Sanssouci – Potsdam

2nd April.  “It’s going to be dry this weekend, we’ll go to Potsdam on Saturday”.  So informed my daughter the purple furred Lemming.  The next morning we caught the bus to Alexanderplatz station and from there the S7 train for the half hour journey west of Berlin to Potsdam Hauptbahnhof.  We were going to spend the day at Sanssouci Park so took the 695 bus.

I am used to visiting stately homes in the UK but the scale of Sanssouci was something else.  For a start there are four Palaces in the 300 hectare grounds plus a whole host of temples and other associated buildings (you have to have somewhere to keep your lawnmower 🤔).  The first Palace we visited was the Orangery.

I do like a bit of symmetry. The Orangery Palace, Sanssouci
The Orangery

This Palace was built in 1864 for King Friedrich Wilhelm IV.  Inside, seen through the huge windows, were stored all the ornamental trees and shrubs that would decorate the grounds in summer.  It actually felt a few degrees warmer here.

“Ah tea time”
“Did someone mention tea?” I’m not sure what this White Wagtail (Motacilla alba) has caught but we had apple strudel and vanilla cream whilst being sprinkled with snow!

We wandered west through the parkland to the New Palace which was completed in 1769 for King Friedrich II.  It has over 200 rooms and the outside is adorned with over 400 statues!  Although it looks like red brick it is actually painted plaster but very convincing.  After the King’s death in 1786 the Palace was not used for seventy years until Frederick III took it on.

If you’ve got it flaunt it, New Palace Sanssouci
Not is all as it seems. This is a replica of the historic smock mill which was destroyed in 1945

The hours flew by and it was soon time to return to Berlin.  We had not even had a chance to see Sanssouci Palace and gardens and you could spend another day or two exploring the City itself.  Not sure how many miles we walked but ‘Chilli’ the dog slept well that night!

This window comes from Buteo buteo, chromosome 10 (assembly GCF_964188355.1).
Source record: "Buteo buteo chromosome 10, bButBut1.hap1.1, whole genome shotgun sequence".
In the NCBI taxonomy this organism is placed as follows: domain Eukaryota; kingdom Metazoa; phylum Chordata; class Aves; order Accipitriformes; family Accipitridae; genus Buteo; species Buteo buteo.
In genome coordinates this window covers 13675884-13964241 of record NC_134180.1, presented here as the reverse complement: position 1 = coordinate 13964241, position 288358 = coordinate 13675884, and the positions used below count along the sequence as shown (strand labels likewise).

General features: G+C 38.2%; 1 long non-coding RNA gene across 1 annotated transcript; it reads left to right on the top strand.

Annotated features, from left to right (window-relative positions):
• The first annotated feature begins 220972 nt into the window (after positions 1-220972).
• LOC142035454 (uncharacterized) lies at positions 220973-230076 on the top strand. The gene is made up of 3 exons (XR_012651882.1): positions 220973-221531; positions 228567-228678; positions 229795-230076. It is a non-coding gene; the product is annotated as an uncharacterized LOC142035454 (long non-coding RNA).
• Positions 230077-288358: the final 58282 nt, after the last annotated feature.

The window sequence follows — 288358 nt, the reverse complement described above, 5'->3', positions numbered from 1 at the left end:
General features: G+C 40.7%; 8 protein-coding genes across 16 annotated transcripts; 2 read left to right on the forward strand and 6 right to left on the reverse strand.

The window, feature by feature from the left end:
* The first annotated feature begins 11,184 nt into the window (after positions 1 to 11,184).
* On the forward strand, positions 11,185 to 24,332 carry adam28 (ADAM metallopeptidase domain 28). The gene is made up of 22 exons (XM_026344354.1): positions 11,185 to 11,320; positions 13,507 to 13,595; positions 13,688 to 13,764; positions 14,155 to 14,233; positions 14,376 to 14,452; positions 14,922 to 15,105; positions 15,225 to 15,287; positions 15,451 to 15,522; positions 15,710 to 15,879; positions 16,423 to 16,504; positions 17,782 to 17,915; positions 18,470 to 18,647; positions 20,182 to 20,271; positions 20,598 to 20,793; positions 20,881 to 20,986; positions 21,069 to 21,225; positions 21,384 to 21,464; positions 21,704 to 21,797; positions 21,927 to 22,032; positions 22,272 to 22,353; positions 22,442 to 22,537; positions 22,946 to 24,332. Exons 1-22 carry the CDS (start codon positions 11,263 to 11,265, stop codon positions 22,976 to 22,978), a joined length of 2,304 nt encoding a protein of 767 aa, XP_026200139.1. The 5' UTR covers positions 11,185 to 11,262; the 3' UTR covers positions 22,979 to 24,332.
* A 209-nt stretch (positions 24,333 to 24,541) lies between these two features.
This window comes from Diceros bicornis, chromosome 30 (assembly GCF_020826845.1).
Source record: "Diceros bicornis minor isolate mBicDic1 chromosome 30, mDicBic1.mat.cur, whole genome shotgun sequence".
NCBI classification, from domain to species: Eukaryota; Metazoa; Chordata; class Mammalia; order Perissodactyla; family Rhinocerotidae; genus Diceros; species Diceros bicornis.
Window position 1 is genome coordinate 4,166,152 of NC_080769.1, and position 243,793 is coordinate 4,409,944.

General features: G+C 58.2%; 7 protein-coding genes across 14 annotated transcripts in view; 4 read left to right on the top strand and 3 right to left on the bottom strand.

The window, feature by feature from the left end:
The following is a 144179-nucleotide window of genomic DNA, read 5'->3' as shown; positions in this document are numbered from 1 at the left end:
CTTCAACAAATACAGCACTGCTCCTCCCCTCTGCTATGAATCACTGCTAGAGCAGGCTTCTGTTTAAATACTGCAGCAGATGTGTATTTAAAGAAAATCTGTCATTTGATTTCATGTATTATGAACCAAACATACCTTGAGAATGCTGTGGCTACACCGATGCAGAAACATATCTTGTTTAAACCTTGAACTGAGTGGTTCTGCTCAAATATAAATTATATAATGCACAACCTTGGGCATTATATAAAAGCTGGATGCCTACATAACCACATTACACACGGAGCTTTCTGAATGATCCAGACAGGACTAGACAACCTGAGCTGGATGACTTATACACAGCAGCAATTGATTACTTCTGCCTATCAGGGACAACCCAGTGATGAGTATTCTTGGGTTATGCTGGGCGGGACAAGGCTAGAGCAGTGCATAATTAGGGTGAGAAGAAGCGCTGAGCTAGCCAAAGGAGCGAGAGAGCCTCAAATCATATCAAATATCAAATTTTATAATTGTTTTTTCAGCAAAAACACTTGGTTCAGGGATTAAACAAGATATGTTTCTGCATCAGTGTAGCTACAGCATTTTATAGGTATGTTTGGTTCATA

16 thoughts on “Sanssouci – Potsdam

  1. After Gini and I enjoyed your post, she told me to go look for our old slides (age alert!) of our Germany tourist forays. Strudel and ice cream brought back immediate memories of a cafe overlooking the vineyards along the Mosel River. And my taste buds vividly recall how refreshing a liter of beer could be after walking around a centuries’ old palace!

    Terrific memories. Thank you for awakening them!

    Liked by 1 person

  2. Magnificent pics Brian! Personally, I am a huge fan of Victorian history—that is to say, all the wonderous scientific inventions, architecture, fashion, etc.—as well as the Edwardian Era to 1945. And you have shown here WHY it is so easy to appreciate. 😉

    The colors you have captured are equally magnificent! I suspect there’s more of Germany to come? 😁

    Liked by 1 person

    1. Many thanks Prof. The buildings of this period could be very ornate as well as functional, we seem to have lost that ability to create something pleasing from brick and mortar. I quite like some of the things from the industrial revolution.
      Just one more post to come from this visit, however this weekend I’m off to get my ears blasted by several thousand horsepower and my nose assaulted by the fumes of nitro, methanol and burning rubber so that might come first.

      Liked by 1 person

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